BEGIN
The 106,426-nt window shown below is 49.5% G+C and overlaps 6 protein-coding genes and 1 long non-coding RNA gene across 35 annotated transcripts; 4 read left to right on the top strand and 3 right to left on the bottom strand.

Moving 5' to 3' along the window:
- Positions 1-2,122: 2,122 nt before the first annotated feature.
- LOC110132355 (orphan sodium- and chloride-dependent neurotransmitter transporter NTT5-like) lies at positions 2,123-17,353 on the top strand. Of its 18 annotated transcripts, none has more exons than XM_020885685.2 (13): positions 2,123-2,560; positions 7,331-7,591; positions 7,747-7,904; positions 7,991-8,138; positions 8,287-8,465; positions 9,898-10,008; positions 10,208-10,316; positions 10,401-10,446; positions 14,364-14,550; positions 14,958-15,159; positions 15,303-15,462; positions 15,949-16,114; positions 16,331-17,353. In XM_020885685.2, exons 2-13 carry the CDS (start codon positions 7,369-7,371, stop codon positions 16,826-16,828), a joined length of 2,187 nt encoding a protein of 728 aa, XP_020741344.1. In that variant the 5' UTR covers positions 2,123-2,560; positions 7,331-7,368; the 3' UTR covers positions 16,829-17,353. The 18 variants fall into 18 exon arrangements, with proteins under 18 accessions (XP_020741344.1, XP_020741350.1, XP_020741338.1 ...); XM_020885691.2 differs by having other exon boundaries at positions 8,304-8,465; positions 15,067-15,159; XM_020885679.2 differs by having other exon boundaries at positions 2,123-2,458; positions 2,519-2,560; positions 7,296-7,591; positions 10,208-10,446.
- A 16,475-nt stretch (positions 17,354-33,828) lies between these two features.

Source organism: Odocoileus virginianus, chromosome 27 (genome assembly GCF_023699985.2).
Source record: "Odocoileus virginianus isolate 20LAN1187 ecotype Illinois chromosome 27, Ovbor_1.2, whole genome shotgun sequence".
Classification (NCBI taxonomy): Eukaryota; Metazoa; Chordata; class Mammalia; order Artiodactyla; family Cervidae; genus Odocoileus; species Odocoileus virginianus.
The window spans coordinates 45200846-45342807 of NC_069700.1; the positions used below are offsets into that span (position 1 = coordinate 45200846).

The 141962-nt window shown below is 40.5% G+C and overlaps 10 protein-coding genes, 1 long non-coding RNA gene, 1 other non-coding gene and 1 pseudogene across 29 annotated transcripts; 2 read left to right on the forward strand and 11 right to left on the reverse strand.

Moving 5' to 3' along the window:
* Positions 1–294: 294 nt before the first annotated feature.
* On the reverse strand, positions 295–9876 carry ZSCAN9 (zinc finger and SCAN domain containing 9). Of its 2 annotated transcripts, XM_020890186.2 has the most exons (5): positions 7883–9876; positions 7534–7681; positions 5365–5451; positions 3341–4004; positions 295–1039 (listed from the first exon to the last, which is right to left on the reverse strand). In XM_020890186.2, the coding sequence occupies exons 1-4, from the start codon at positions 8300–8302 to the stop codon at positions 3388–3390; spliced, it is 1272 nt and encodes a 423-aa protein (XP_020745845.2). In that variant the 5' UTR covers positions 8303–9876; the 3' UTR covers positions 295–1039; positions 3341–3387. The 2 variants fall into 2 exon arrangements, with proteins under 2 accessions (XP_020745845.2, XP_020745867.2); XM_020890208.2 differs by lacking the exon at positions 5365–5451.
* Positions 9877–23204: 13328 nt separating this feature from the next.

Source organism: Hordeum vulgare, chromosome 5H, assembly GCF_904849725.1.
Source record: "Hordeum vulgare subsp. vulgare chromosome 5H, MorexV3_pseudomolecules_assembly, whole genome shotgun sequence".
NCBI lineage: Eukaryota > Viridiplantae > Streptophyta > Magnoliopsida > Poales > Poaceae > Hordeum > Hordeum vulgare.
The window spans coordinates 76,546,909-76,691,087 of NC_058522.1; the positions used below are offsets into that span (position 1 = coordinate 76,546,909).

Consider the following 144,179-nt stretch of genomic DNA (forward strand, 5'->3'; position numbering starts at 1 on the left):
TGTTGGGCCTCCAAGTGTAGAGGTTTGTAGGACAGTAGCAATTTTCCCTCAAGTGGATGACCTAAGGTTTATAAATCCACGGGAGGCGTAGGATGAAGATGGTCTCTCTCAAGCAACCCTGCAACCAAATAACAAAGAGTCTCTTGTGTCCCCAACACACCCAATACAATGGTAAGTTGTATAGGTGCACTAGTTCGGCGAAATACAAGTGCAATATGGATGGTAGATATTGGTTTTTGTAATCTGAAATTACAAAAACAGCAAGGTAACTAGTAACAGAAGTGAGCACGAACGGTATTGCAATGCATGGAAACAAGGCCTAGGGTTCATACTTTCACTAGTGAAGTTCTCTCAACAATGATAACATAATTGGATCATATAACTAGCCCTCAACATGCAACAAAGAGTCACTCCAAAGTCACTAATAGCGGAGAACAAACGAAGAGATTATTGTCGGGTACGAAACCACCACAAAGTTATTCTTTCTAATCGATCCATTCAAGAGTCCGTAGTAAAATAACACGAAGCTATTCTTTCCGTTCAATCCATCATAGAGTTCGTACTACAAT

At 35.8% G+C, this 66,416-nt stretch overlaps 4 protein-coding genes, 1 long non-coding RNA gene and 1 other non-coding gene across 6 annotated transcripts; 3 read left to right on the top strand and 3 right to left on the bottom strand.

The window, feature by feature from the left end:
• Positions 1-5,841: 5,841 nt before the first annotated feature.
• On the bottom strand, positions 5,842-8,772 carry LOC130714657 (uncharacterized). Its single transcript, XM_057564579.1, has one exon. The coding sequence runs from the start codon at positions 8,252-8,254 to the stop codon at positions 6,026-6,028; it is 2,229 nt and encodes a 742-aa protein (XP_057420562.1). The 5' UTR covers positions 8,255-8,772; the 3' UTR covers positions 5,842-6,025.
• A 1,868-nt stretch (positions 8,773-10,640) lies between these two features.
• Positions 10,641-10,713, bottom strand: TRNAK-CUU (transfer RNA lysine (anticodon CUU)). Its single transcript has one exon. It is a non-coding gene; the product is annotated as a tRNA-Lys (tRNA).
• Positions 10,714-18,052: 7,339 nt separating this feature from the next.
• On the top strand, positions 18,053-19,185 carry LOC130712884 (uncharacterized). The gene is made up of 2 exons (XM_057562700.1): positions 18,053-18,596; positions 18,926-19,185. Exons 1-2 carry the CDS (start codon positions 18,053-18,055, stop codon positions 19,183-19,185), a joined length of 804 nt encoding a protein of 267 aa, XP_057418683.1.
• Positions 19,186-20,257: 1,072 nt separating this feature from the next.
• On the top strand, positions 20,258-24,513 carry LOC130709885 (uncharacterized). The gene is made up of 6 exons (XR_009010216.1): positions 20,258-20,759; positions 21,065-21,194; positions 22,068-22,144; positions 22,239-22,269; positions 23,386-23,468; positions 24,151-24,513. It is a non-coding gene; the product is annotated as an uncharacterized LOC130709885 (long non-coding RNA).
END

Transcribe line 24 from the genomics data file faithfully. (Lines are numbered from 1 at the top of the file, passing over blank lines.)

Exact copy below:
• On the bottom strand, positions 5,842-8,772 carry LOC130714657 (uncharacterized). Its single transcript, XM_057564579.1, has one exon. The coding sequence runs from the start codon at positions 8,252-8,254 to the stop codon at positions 6,026-6,028; it is 2,229 nt and encodes a 742-aa protein (XP_057420562.1). The 5' UTR covers positions 8,255-8,772; the 3' UTR covers positions 5,842-6,025.